How to Become a Correctional Officer: Education and Career Roadmap
Research the requirements to become a correctional officer. Learn about the job description and duties and read the step-by-step process to start a career as an officer in a correctional facility.
Should I Become a Correctional Officer?
These officers are law enforcement professionals who oversee inmates in detainment facilities. They may guard and maintain prisoners within local, state and federal facilities, like jails or prisons, as well as in the courtroom and all transitory destinations in between. This is a potentially dangerous occupation due to confrontations and contagious disease; many of these professionals work overtime.
|Degree Level||High school diploma to some college credits for employment with state and local agencies; bachelor's degree for employment with federal agencies|
|Degree Field||Any major, though a criminal justice degree may be beneficial|
|Certification||Voluntary certification is available through organizations like the American Correctional Association (ACA); specific certifications vary between states and different agencies|
|Experience||Training academy completion is required, on-the-job training; relevant military and/or work experience may be used to replace educational requirements|
|Key Skills||Heightened awareness and observation capabilities to monitor tense situations; reasoning, communication and negotiation skills for resolving conflicts and maintaining order; social perceptivity and an understanding of human behavior and reaction/motivation; composure when dealing with emotional situations; firearm use; self-defense; weapon wielding; prisoner disarming; tactical and strategic response; physical strength to move and restrain inmates|
|Salary (May 2014)||$39,780/year (Median salary for Correctional Officers)|
Sources: U.S. Bureau of Labor Statistics, O*NET Online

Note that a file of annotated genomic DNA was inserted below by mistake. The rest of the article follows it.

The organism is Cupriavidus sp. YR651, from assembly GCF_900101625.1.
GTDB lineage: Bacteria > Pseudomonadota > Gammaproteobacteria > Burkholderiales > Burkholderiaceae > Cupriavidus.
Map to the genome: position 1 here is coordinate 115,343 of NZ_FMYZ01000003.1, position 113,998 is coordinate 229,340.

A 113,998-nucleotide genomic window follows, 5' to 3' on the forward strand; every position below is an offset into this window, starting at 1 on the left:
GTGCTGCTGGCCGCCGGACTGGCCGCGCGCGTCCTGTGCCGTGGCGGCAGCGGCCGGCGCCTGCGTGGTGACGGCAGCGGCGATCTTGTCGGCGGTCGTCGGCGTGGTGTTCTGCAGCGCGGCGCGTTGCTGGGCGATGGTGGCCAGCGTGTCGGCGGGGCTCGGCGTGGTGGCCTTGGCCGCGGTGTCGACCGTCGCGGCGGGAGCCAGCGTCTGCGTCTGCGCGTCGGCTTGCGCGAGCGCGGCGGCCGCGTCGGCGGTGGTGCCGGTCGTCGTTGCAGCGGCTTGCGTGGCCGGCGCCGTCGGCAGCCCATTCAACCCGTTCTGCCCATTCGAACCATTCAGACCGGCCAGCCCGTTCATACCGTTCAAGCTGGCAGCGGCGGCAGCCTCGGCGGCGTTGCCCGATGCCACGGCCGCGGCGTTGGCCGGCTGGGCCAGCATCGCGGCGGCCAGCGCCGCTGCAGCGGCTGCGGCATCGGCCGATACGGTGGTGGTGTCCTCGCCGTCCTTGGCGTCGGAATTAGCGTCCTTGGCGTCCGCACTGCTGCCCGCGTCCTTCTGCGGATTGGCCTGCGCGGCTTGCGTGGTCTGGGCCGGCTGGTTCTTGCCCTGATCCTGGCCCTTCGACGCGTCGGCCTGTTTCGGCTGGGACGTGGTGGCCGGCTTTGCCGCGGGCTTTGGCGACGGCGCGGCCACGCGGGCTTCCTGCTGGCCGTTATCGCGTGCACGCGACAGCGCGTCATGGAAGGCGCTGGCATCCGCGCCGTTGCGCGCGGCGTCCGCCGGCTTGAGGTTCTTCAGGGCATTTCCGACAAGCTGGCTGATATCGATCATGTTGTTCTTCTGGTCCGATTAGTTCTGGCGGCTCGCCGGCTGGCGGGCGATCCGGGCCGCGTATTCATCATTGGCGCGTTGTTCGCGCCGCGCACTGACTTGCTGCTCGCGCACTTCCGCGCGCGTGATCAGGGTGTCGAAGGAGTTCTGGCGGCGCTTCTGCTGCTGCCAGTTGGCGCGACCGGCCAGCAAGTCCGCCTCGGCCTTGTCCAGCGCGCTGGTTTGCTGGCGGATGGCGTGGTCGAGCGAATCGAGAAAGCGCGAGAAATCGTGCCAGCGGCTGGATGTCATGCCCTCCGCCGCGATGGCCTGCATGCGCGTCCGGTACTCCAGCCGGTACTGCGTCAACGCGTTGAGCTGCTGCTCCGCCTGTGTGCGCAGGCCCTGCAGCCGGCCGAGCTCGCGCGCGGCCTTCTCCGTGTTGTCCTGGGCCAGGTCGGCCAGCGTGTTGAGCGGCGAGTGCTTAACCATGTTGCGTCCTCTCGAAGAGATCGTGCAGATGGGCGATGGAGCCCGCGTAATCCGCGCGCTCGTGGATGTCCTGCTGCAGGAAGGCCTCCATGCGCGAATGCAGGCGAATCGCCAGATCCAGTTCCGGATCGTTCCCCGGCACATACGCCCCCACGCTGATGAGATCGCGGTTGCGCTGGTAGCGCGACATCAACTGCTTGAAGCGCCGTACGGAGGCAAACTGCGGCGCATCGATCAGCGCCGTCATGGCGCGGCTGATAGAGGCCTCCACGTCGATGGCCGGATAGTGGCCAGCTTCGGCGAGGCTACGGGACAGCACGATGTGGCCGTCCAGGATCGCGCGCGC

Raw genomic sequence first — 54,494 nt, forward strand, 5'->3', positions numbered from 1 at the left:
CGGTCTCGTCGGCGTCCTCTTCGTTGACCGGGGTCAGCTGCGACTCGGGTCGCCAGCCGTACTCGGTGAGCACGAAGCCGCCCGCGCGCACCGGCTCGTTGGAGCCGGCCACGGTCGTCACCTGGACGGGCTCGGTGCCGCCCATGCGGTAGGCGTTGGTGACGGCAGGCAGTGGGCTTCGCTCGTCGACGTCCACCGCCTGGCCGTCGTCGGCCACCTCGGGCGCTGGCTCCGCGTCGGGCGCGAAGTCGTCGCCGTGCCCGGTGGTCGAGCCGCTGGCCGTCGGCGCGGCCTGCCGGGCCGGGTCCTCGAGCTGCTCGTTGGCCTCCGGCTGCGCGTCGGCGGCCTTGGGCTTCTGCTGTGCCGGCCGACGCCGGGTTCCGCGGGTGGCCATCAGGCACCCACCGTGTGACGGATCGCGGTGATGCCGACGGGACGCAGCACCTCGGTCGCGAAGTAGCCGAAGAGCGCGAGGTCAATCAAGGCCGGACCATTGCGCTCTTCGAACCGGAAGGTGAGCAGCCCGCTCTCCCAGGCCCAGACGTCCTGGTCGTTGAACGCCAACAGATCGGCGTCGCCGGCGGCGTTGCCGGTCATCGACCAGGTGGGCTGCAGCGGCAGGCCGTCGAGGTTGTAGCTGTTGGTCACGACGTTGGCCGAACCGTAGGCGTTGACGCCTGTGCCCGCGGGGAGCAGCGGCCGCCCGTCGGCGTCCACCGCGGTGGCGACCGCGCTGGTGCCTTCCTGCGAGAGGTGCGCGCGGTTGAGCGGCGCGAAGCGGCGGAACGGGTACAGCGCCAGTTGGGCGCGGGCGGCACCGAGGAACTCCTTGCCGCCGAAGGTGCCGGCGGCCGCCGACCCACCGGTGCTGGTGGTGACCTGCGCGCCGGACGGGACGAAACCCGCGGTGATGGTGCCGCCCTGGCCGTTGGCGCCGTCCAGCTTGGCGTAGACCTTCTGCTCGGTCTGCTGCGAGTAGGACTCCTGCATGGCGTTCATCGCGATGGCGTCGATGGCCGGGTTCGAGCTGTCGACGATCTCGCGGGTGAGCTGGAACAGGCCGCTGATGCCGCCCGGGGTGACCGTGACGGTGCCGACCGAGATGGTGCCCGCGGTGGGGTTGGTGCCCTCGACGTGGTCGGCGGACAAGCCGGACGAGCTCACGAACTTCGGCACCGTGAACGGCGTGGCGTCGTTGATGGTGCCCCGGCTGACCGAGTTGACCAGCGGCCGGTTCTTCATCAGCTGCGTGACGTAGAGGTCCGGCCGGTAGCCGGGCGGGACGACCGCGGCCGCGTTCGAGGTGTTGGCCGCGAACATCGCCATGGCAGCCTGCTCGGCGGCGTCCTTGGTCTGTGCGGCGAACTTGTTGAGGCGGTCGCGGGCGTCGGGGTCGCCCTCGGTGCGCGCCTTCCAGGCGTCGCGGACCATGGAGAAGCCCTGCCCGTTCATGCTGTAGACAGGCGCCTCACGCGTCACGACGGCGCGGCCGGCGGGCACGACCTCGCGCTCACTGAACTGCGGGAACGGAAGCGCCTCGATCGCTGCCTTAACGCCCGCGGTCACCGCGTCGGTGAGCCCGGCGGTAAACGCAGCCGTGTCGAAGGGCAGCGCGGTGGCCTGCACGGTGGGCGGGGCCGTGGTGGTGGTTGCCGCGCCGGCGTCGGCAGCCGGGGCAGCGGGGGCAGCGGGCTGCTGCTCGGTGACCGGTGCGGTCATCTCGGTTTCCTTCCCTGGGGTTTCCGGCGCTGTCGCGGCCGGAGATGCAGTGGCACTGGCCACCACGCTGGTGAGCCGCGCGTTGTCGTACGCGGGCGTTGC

Step 1: Complete an Academy Training Program
All corrections agencies require prospective correctional officers to complete an academy training program. These programs are offered at the local, state and federal levels as well as by private companies. Trainees learn about the policies and operations of their institutions, security/custody policies and corrections regulations. Individuals must be U.S. citizens with no felony convictions to qualify for employment, and many corrections agencies require candidates to be 18-21 years old and under a certain age, such as 37 for federal positions. Employment also typically entails passing drug screenings and physical exams.
- Consider an undergraduate degree. Although the minimum education for becoming a correctional officer is usually a high school diploma, the Federal Bureau of Prisons requires correctional officers in federal detention centers to hold bachelor's degrees or have at least three years of relevant full-time experience, such as in supervising, teaching or counseling. Some non-federal agencies also require correctional officers to have at least some undergraduate credits. No specific major is required, but correctional officers may benefit from coursework in criminal justice, criminology or social science.
- Create a physical training regimen. Correctional officers are expected to be capable of handling and subduing prisoners when necessary. As such, physical strength is essential, and physical capability exams are often a part of the application process. A prospective officer can prepare for these exams and develop physical strength and discipline by creating and following an exercise plan.
Step 2: Complete On-the-Job Training
After completing academy training, correctional officers go on to complete hands-on training on the job. This training can last weeks or up to months at local and state facilities, whereas federal officers must complete 200 hours of training throughout their first year of employment. Trainees may learn about regulations, self-defense and firearms wielding. Federal corrections officers also obtain yearly in-service training.
Step 3: Earn Certification
Experienced correctional officers may choose to demonstrate law enforcement aptitude and increase advancement opportunities by earning professional certification. The ACA offers the Certified Corrections Officer (CCO) designation to candidates with high school diplomas or GEDs and one year of correctional officer experience (www.aca.org). To become certified, candidates must score at least 75% on a 200-question exam. Those who earn 90% receive Pass-with-Honors certificates. CCOs must renew certification by earning 40 continuing education credits every three years.
Step 4: Advance in the Occupation
With experience and proficiency, some correctional officers are given the privilege of bidding on special projects, such as correctional or health counseling jobs. Officers may be promoted to supervisory positions, like correctional sergeant, a position that involves overseeing officers and maintaining security in detainment facilities. Some officers advance to the position of warden. Correctional officers with college degrees may have more opportunities for advancement.